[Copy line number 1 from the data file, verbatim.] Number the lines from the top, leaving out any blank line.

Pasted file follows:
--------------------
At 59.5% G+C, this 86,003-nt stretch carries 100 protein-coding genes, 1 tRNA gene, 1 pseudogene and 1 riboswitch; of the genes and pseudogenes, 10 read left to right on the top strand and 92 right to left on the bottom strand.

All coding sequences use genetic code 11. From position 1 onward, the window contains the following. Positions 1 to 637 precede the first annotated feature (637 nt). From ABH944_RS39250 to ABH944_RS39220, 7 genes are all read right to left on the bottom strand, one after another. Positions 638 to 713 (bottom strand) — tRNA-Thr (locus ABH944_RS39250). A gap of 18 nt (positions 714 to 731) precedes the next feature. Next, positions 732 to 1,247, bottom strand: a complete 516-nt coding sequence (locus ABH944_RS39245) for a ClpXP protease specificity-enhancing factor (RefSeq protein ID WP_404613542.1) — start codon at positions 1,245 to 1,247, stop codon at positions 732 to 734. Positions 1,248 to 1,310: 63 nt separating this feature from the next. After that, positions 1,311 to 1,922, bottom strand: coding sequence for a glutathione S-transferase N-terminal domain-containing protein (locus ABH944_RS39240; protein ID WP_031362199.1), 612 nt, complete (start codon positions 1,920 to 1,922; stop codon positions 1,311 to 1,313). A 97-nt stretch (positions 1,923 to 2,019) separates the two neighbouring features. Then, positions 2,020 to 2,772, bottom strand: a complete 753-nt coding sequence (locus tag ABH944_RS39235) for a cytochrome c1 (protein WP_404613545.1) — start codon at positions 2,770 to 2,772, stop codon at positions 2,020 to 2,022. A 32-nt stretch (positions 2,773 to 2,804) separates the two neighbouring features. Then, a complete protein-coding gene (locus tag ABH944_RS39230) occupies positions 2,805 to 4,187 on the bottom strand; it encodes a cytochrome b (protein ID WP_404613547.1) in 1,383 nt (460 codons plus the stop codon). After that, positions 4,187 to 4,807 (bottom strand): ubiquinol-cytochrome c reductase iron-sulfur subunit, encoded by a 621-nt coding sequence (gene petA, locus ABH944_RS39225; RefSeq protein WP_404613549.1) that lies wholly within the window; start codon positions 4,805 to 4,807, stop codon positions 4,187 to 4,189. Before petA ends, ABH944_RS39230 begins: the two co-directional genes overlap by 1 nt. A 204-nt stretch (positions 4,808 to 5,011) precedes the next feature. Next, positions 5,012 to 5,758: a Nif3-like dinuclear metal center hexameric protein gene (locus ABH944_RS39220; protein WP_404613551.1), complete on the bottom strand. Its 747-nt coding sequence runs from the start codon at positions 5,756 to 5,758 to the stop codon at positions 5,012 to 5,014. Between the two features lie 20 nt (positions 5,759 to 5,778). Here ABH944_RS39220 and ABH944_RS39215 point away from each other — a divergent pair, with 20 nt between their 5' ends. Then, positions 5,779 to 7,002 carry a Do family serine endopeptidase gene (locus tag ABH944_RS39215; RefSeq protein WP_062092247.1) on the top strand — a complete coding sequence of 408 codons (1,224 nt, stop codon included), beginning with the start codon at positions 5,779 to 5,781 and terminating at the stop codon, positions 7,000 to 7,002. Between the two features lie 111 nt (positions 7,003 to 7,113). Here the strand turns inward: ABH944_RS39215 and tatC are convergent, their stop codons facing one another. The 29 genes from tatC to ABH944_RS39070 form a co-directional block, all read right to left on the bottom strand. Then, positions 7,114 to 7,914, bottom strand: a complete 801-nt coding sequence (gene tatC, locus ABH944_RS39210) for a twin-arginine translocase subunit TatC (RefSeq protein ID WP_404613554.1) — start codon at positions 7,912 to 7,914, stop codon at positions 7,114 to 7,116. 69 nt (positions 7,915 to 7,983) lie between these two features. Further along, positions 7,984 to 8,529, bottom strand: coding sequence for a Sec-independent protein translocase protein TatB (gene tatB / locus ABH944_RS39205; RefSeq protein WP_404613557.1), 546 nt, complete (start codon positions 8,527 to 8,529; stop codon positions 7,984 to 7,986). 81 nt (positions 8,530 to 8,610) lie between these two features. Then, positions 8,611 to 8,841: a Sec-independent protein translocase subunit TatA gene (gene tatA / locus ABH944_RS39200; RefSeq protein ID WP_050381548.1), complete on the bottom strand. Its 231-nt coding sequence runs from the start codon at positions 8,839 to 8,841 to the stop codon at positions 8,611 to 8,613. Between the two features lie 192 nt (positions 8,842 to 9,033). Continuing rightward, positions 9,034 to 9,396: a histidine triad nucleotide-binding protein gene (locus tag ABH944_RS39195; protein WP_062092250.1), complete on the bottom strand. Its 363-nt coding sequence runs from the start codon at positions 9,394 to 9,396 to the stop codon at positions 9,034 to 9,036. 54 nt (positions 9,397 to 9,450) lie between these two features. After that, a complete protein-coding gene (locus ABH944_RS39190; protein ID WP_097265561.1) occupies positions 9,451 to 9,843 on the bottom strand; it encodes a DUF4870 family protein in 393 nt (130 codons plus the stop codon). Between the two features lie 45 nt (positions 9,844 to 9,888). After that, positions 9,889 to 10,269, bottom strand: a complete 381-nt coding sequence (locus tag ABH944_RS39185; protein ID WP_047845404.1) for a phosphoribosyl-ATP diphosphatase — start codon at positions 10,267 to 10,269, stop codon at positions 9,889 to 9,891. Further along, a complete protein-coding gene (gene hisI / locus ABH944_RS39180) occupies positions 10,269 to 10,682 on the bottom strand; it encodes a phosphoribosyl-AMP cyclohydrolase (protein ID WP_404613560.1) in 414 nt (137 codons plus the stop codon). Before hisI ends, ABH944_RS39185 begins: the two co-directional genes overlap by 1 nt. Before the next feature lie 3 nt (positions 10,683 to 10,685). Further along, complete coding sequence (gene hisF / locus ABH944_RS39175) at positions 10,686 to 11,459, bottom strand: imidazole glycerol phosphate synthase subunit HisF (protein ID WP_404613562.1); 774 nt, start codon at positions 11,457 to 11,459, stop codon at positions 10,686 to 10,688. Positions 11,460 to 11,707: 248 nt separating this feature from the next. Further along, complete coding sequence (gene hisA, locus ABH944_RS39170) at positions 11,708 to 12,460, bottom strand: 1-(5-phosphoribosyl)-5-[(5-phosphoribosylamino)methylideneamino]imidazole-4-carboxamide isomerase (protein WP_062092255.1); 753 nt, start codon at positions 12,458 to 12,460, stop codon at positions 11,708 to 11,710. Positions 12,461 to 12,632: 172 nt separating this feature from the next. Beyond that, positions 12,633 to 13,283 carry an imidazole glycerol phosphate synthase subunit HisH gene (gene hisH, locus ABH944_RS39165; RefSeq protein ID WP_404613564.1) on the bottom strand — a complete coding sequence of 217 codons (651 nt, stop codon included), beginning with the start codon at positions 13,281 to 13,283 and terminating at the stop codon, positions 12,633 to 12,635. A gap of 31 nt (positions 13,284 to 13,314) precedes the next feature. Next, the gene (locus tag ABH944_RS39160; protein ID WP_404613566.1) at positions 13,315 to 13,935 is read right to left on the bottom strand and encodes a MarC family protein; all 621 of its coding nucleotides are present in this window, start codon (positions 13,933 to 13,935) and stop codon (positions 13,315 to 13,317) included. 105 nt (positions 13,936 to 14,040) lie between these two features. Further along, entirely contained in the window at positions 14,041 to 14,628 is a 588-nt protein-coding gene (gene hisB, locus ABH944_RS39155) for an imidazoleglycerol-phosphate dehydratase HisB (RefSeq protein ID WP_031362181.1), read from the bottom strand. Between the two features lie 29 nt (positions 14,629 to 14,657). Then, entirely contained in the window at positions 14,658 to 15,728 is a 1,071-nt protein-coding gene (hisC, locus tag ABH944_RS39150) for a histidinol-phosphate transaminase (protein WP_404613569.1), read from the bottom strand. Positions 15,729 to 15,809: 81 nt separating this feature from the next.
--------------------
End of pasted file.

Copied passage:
At 59.5% G+C, this 86,003-nt stretch carries 100 protein-coding genes, 1 tRNA gene, 1 pseudogene and 1 riboswitch; of the genes and pseudogenes, 10 read left to right on the top strand and 92 right to left on the bottom strand.